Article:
About Everything You Need to Know About Yellow Fever

If you are a frequent traveler or are planning to travel outside the United States, besides the obvious risks that are involved with travel there is something else you should worry about: Yellow Fever.

This virus can do serious damage to your body and your internal organs, so you have to ready and take certain precautions when getting ready to travel outside your country and into those possible areas.

While Yellow Fever Virus is generally not a threat in most countries, due to close proximity to jungle and savannah like environments it is prominent in Central and South America, as well as most countries in Africa.

The virus is most commonly spread by mosquitoes. There are two ways that you can be infected with the virus: primate-to-mosquito-to-human or human-to-mosquito-to –human. Either infection will most likely have the same result.

Symptoms

The symptoms associated with Yellow Fever Virus are lack of appetite, fever, chills, nausea, muscle pains (usually in the back area), and severe headaches. Usually, these symptoms subside within five or days or so.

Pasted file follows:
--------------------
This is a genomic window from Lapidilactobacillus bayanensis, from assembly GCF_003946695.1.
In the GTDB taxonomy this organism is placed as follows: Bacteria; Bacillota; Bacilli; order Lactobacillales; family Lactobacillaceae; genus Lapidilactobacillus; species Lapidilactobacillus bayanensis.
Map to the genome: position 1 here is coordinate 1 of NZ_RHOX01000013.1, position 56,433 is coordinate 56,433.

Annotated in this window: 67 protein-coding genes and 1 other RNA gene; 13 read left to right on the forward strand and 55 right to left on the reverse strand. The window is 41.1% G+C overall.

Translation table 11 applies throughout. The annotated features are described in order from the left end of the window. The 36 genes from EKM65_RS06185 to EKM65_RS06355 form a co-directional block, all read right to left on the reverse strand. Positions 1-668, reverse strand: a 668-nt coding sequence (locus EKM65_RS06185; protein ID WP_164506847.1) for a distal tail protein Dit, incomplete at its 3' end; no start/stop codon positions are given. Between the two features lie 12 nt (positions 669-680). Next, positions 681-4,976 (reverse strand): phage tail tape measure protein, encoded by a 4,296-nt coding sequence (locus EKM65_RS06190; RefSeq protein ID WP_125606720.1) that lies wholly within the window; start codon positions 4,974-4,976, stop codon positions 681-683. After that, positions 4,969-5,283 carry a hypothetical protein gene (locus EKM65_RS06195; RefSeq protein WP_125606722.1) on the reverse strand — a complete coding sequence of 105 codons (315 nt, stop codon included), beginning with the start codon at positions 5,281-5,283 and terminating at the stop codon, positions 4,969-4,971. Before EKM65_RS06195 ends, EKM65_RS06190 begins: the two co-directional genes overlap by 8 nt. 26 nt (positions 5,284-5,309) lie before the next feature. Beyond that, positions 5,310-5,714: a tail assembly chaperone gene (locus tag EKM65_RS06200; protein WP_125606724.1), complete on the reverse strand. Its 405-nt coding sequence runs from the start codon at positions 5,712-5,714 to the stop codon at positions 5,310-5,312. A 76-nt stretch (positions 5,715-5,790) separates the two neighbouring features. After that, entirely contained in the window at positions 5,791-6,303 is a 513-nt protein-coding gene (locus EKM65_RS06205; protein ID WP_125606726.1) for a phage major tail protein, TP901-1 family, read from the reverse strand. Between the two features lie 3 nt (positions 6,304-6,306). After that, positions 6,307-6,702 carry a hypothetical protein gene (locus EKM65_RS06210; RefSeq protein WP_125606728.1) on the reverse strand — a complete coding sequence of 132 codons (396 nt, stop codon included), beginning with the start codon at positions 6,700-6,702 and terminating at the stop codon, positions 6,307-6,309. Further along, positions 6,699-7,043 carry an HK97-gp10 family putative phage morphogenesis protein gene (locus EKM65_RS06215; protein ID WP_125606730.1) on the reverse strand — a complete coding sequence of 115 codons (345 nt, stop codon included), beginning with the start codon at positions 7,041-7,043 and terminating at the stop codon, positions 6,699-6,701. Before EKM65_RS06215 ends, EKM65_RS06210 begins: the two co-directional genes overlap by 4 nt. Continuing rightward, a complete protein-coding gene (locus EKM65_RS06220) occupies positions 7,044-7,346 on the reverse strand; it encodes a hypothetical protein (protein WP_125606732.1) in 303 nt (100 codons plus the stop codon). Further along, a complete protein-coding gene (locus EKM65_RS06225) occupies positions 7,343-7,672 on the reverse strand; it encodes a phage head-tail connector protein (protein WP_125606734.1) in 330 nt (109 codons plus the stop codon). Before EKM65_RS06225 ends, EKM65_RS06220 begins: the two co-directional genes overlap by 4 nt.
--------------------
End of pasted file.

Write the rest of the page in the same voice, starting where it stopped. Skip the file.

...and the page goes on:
The disease is an acute viral disease, meaning it is rather short and acts quickly. It targets your RNA and is part of the Flavivirus genus. West Nile Virus belongs to this same genus.

Because of how common the symptoms of YFV are, it can be very difficult to tell if the symptoms are related to YFV or to another disease, especially in its early stages. A blood test is required to confirm if the symptoms are due to a Yellow Fever Virus infection or not.

History

Roughly 200,000 infections occur yearly due to the yellow fever virus. Out of those 200,000 infections, about 30,000 result in death.

The virus originated in Africa and around the 17th century, because of the slave trade, it was spread to South America.